''Pickett's Charge''

  • Wars And Conflict
  • 6 mins

By Crusader1307

The engagement known to History as “Pickett's Charge”, occurred on July 3, 1863 – during the final day of a 3-day conflict of The American Civil War – known as The Battle of Gettysburg (PA). Although incorrectly named (3 Divisions led by 3 Generals) – all participated in “The Charge”, it was General George Puckett's Division (Virginia), that suffered the most casualties). Confederate General Robert E. Lee did not want to fight at the sleepy Pennsylvania Town known to history as Gettysburg. This campaign was his “last effort” at invading The North. His goal (as it had been in the past), was to force pressure against The Northern Capitol of Washington D.C. (perhaps even to take it). Thus (forcing President Abraham Lincoln in unconditional peace), The Confederacy would at least be an Independent Nation. Sending his Chief of Cavalry (JEB Stuart) and his Corps. Ahead of The Army of Northern Virginia was critical.


Lee needed to know the exact whereabouts of The Union Army of The Potomac (who was well aware of Lee's presence – but also did not know where). Lee made it clear that there was to be no outward engagement with Union Forces and that his advance Units were to “Scout in Force” only. Unfortunately, Regiments of Confederate General Rhodes encountered an advance Union Cavalry Patrol of General John Buford (just outside of Gettysburg). Neither side wanted to “cut and run”. Soon engaged, Regiment upon Regiment (from both sides) – began to make their way into the vicinity of Gettysburg. The “unwanted battle” was upon Lee. The Union army took up position to the East of Gettysburg (in a long “Fish Hook” line). This Line extended through a system of Ridges, interconnecting fields and craggy, rock strewn out cropping. The Union Line had to maintain this “blocking “ in front of Lee's Army. For 2 days, both sides fought.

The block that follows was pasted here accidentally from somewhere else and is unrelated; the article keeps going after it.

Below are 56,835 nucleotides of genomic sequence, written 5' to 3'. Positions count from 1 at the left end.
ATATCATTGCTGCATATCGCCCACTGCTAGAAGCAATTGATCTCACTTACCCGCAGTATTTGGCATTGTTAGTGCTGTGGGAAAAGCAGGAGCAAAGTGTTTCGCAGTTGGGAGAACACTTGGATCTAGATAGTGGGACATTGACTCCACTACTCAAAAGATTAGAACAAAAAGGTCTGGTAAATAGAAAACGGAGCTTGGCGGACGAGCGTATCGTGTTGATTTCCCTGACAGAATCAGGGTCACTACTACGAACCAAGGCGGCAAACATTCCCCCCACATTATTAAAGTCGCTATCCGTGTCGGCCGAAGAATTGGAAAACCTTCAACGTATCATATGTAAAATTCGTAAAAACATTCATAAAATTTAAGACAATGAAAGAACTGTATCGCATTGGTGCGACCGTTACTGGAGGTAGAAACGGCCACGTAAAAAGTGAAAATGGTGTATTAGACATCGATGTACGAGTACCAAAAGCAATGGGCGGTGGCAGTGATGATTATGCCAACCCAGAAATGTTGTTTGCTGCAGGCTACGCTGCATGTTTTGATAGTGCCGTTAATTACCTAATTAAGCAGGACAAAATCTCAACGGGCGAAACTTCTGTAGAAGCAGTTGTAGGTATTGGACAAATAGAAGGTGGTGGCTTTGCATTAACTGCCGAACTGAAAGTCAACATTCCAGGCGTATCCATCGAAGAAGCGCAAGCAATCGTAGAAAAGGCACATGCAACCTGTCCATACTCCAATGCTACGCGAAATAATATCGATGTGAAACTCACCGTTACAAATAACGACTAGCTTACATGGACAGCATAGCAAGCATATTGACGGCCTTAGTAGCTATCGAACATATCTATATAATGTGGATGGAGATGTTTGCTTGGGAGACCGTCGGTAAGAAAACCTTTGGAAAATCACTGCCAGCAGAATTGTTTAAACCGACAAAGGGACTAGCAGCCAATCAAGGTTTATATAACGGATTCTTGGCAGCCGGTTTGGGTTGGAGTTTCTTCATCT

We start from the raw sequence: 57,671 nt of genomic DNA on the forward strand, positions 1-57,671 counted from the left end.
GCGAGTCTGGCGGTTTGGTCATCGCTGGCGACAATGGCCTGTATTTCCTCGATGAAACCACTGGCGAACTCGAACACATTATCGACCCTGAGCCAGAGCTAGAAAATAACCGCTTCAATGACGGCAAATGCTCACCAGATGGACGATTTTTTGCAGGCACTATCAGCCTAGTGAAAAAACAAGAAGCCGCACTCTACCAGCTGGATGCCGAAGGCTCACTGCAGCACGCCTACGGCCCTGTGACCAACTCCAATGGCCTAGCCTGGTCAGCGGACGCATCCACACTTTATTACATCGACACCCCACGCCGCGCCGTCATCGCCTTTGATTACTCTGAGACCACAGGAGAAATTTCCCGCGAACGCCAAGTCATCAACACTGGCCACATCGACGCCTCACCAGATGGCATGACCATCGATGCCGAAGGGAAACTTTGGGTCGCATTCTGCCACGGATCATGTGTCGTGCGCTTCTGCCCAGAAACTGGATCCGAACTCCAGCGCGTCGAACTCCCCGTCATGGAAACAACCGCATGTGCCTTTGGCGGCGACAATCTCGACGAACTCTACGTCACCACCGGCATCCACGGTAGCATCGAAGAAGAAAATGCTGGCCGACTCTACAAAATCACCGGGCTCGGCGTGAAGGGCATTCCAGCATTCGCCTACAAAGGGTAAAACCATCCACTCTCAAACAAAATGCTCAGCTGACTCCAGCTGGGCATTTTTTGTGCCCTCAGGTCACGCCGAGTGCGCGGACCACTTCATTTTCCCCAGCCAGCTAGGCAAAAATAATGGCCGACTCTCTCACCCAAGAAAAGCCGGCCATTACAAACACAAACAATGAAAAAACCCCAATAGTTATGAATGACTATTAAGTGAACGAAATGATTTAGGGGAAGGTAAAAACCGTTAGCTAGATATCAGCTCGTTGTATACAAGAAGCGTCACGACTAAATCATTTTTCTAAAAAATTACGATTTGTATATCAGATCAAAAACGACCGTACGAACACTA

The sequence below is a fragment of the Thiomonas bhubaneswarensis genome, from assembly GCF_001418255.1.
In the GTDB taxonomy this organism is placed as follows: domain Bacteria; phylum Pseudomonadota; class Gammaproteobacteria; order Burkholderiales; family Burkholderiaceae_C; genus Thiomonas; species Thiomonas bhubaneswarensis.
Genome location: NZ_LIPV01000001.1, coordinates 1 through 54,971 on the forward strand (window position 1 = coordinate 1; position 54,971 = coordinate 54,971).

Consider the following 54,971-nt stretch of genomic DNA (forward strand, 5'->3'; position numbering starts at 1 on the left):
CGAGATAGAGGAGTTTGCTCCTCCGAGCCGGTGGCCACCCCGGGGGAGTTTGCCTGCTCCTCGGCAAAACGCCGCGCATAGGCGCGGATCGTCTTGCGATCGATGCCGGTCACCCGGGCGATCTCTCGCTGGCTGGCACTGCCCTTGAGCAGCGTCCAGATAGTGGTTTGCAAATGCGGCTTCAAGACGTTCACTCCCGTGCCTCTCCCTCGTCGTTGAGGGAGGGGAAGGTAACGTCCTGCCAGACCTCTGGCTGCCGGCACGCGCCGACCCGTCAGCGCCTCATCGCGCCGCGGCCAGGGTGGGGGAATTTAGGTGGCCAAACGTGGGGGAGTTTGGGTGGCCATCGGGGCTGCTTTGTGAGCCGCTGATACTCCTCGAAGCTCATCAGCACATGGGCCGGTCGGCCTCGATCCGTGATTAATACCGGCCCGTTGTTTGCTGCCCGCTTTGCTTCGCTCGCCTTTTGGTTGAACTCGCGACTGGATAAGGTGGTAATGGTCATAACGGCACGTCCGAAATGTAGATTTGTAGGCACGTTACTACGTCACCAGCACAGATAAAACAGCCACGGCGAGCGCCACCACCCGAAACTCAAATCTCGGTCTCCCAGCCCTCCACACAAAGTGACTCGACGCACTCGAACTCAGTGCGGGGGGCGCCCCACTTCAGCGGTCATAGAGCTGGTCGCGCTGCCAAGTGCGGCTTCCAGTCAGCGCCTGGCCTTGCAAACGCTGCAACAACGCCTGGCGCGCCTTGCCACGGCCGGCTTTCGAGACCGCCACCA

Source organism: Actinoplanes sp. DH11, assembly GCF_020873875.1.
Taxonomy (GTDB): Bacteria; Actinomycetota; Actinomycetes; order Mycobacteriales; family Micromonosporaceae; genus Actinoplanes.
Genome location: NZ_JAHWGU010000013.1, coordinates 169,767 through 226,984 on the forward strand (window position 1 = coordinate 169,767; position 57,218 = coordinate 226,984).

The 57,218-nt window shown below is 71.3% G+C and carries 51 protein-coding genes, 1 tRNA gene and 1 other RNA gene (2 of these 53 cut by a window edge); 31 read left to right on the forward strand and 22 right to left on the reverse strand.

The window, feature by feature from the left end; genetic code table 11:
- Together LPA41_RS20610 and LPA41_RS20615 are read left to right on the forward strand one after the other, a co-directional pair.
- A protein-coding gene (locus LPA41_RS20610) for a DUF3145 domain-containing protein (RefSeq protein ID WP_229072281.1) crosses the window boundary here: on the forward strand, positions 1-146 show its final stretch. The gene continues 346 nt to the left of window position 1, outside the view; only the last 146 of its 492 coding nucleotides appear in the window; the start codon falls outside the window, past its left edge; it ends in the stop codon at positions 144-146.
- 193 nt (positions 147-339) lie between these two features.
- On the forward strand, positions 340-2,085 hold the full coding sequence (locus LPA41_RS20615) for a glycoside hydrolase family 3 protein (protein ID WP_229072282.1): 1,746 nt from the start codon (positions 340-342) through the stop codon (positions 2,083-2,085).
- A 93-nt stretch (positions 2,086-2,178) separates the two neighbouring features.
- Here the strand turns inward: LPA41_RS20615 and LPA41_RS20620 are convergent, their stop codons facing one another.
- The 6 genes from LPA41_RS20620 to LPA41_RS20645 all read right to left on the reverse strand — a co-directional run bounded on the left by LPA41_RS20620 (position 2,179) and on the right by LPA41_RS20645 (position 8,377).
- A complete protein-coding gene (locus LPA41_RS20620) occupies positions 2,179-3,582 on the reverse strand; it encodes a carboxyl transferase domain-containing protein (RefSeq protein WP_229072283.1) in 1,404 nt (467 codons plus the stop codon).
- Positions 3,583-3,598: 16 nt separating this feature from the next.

Lee probed each part of The Union Line. Finding a “”weak spot” at the extreme right (in the dense woods of Seminary Ridge) – he ordered Infantry assault after assault against The Union Positions. The defense and repulsion of 13 successive charges by a small Maine Regiment “saved” The Union Army that 2nd day of intense fight. Later that night in War Council, General Lee devised his final plan – a direct Infantry assault against The Union Center. Army of The Potomac Commander Maj.-General George Meade was in “council” as well. He knew rightly that the only option for Lee was a Frontal Assault. Still he could not deplete his Flanks, either. Using what little Reserves he had left – he bolstered his Center. Meade ordered all Artillery to be brought to the Front and deployed on the smaller hills and ridges behind and to the flanks of his Center.


It was their responsibility to “soften” any advance. They would. The Union “Center” was indeed a center. A simple 3 foot stone rough hewn wall (erected by some local Farmer), stretched directly to their front. It would serve as a “natural” defense. Off to the right, a stand of trees (30 to 40 feet tall), provided some shade (and – unknown to The Union Defenders, the primary massing point of The Confederate assault!). Lee's “Lieutenant” General James Longstreet, had bee quite “vocal” to Lee about NOT making this assault. The South's “numbers” (troops) were not easily replaceable (especially after 2 years of protracted War). Still, he followed his orders and assigned Generals Pickett, Pettigrew and Trimble's Division to prepare for the assault. General Pickett was given the “honor” of tacking the lead position.